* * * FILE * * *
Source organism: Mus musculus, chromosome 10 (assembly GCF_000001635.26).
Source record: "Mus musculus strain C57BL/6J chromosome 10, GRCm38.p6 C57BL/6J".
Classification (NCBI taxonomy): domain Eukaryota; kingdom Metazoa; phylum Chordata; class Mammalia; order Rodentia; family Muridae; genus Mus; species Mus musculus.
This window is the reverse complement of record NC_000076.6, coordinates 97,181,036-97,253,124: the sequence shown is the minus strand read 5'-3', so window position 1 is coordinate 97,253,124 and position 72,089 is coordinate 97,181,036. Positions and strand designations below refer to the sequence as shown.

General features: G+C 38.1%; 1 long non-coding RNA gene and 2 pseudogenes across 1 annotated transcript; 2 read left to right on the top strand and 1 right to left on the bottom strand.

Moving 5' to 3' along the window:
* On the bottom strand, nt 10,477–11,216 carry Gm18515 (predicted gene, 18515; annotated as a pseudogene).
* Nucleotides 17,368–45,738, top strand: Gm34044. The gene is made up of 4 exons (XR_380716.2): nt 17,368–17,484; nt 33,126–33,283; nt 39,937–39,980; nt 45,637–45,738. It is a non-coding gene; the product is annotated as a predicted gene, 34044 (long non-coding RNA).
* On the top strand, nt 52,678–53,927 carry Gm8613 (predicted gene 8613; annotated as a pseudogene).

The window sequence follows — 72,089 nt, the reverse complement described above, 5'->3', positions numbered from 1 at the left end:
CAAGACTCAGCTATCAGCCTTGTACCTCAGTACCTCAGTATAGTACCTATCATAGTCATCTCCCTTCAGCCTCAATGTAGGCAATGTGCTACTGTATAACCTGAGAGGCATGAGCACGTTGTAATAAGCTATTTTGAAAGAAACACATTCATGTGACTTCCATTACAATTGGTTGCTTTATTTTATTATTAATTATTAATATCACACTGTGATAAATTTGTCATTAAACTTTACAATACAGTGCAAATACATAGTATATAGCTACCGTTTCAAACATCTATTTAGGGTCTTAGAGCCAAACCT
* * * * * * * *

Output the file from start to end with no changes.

Source organism: Mus musculus, chromosome 10 (assembly GCF_000001635.26).
Source record: "Mus musculus strain C57BL/6J chromosome 10, GRCm38.p6 C57BL/6J".
Classification (NCBI taxonomy): domain Eukaryota; kingdom Metazoa; phylum Chordata; class Mammalia; order Rodentia; family Muridae; genus Mus; species Mus musculus.
This window is the reverse complement of record NC_000076.6, coordinates 97,181,036-97,253,124: the sequence shown is the minus strand read 5'-3', so window position 1 is coordinate 97,253,124 and position 72,089 is coordinate 97,181,036. Positions and strand designations below refer to the sequence as shown.

General features: G+C 38.1%; 1 long non-coding RNA gene and 2 pseudogenes across 1 annotated transcript; 2 read left to right on the top strand and 1 right to left on the bottom strand.

Moving 5' to 3' along the window:
* On the bottom strand, nt 10,477–11,216 carry Gm18515 (predicted gene, 18515; annotated as a pseudogene).
* Nucleotides 17,368–45,738, top strand: Gm34044. The gene is made up of 4 exons (XR_380716.2): nt 17,368–17,484; nt 33,126–33,283; nt 39,937–39,980; nt 45,637–45,738. It is a non-coding gene; the product is annotated as a predicted gene, 34044 (long non-coding RNA).
* On the top strand, nt 52,678–53,927 carry Gm8613 (predicted gene 8613; annotated as a pseudogene).

The window sequence follows — 72,089 nt, the reverse complement described above, 5'->3', positions numbered from 1 at the left end:
CAAGACTCAGCTATCAGCCTTGTACCTCAGTACCTCAGTATAGTACCTATCATAGTCATCTCCCTTCAGCCTCAATGTAGGCAATGTGCTACTGTATAACCTGAGAGGCATGAGCACGTTGTAATAAGCTATTTTGAAAGAAACACATTCATGTGACTTCCATTACAATTGGTTGCTTTATTTTATTATTAATTATTAATATCACACTGTGATAAATTTGTCATTAAACTTTACAATACAGTGCAAATACATAGTATATAGCTACCGTTTCAAACATCTATTTAGGGTCTTAGAGCCAAACCT